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Open Couplets by Torsa Ghosal is novel revolving around the life of Ira
Chatterjee, who goes on quests to find two missing people whose absence no one else seem to be aware of – or even care about.

Ghosal’s novel gracefully shifts between the settings of Kolkata and America as the gripping narratives shift between the two quests. The complex plot laid out with lyrical writing makes it impossible for the readers to not lose themselves within the pages. From cross-dressing poets to gay social activists, the book is filled with characters that challenge and broaden the idea of gender expression of South Asian communities.

Wet clay weighs the damp air down, competing with the hard sun’s sultriness. Earlier, a crow collapsed on the balcony. A coterie of mourners in black took charge of the morning’s sound-scape. It is nobody’s business to interrupt their incessant cawing. If you do not like the sound, you can always shut your wooden doors and hope for the best. That’s what she did. Now the crow and its companions have disappeared.How far can they go? They must be in the thickets, here, out of sight.

As usual, the balcony rattles just a little with the dawdling freight wagons. Behind that passing train, the daily bather stake another dip in the Hooghly. Quick fingers of a fettler scrape the glaze off the arms of a Kartik idol. A neatly pleated gold-embroidered blue dhoti flutters impatiently next to the naked, half-painted model. Nowadays Kartik, the pretty god,commands attention only after the larger orders for Kali and Jagadhatri pujas are complete. She was in Ma’s womb when a Kartik idol entered their house for the last time. It is notas if her parents did not want a daughter—they only wanted to honour the family tradition of asking Kartik to bless the pregnant mother with a son. Somewhere, bamboo sticks shake when wire corsets are tightened. What idol are they binding the straw for at this time of the year?—after Kartik,the next one, as far as she can tell, will be Saraswati. But that is months away.

Coat the rohu fish with batter. The pink and silver stomach of the fish shines against the blackened brass bowl. The eyes of the rohu taught her what it is to feel pity. Lingering traces of turmeric and the scent of onion-garlic paste emanate from her fingers and yet another drop of oil darkens the green paint of the kitchen wall. Knead the dough, like it is soft clay freshly scooped from the muddy Hooghly. Will it rain this sweltering morning? The rohu is taking on a caramel shade.Let it simmer in the mustard oil.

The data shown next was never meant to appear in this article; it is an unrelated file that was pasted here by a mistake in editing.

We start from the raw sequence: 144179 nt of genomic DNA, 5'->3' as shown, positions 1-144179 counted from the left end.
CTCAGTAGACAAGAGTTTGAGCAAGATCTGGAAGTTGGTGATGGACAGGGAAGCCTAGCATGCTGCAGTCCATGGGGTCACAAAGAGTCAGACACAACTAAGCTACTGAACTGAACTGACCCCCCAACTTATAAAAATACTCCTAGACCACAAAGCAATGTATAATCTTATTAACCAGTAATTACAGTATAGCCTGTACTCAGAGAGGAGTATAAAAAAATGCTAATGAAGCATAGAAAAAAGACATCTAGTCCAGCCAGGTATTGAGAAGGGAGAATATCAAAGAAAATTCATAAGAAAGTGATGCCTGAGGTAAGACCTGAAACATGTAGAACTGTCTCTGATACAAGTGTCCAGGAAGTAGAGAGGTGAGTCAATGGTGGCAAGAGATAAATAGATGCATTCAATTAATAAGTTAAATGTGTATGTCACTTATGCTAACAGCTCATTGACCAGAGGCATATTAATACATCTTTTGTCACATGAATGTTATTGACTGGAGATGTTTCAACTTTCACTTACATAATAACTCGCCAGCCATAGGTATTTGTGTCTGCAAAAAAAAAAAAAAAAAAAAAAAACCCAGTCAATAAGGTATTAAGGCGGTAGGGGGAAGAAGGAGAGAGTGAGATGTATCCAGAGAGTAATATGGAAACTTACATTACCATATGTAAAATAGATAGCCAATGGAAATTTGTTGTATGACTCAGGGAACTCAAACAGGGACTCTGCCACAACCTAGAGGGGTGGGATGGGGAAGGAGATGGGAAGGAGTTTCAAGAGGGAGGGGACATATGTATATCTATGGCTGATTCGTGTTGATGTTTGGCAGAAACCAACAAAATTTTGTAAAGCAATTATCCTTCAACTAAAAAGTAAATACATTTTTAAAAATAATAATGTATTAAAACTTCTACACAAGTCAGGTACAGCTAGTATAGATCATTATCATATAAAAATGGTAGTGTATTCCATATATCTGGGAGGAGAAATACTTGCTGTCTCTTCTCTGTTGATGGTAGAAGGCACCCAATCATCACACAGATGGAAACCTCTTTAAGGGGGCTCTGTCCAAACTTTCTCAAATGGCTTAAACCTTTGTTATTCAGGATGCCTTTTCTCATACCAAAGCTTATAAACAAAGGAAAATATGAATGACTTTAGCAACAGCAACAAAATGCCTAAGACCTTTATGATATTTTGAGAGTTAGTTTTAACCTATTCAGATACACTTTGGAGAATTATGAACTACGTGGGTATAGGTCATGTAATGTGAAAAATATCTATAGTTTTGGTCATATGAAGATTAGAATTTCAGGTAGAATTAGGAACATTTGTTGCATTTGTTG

She leans over the balcony. The alley downstairs is emptier than it has been in the past few months. Durga, Kali, and their entourage have returned to Hooghly as clay and have been subsequently fished out of water as straw and bamboo skeletons. Her craned neck hurts. Collecting the end of her yellow cotton saree, she turns to go inside. A pair of eyes looking up her left shoulder startles her. 

In these lanes there is no respite from eyes. No matter what time it is and who you are. This time, though, it is only the pair of Dakini-Yogini models which did not sell during the Kali Puja season. Removed from Baba’s workshop for the lack of space, the pair guards the porch downstairs. Toward the wee hours of the morning on the day of Kali Puja, Baba was ready to sell those off at practically no cost. Of course, Dakini-Yogini should not even be compared to the star gods like Durga,Kali, Shiva, or even Dhere Gopal. Even the idols with a more humble following, like Manasa, are way above the league of these ugly blue and green ghosts that accompany Kali to the pandals; their chief responsibility is to evoke the morbidity of cemeteries. The seasonal function requires an annual, limited supply. By the time Baba realised that his workshop had more pairs of Dakini-Yoginis than he could sell, it was too late. No pandals wanted these even as gifts. Too many Dakini-Yoginis would disturb the fine balance between cultivated morbidity and routine ridiculousness. The best these models can do now is to hold up until the next season. 

Also read: Begum Rokeya: The Writer Who Introduced Us To Feminist Sci-Fi | #IndianWomenInHistory


Excerpted with permission from Open Couplets By Torsa Ghosal, Yoda Press. You can buy this book at 20% off at the FII-Yoda Press Winter Book Sale on 21st and 22nd December 2018 in New Delhi. For more details, check out the sale page.

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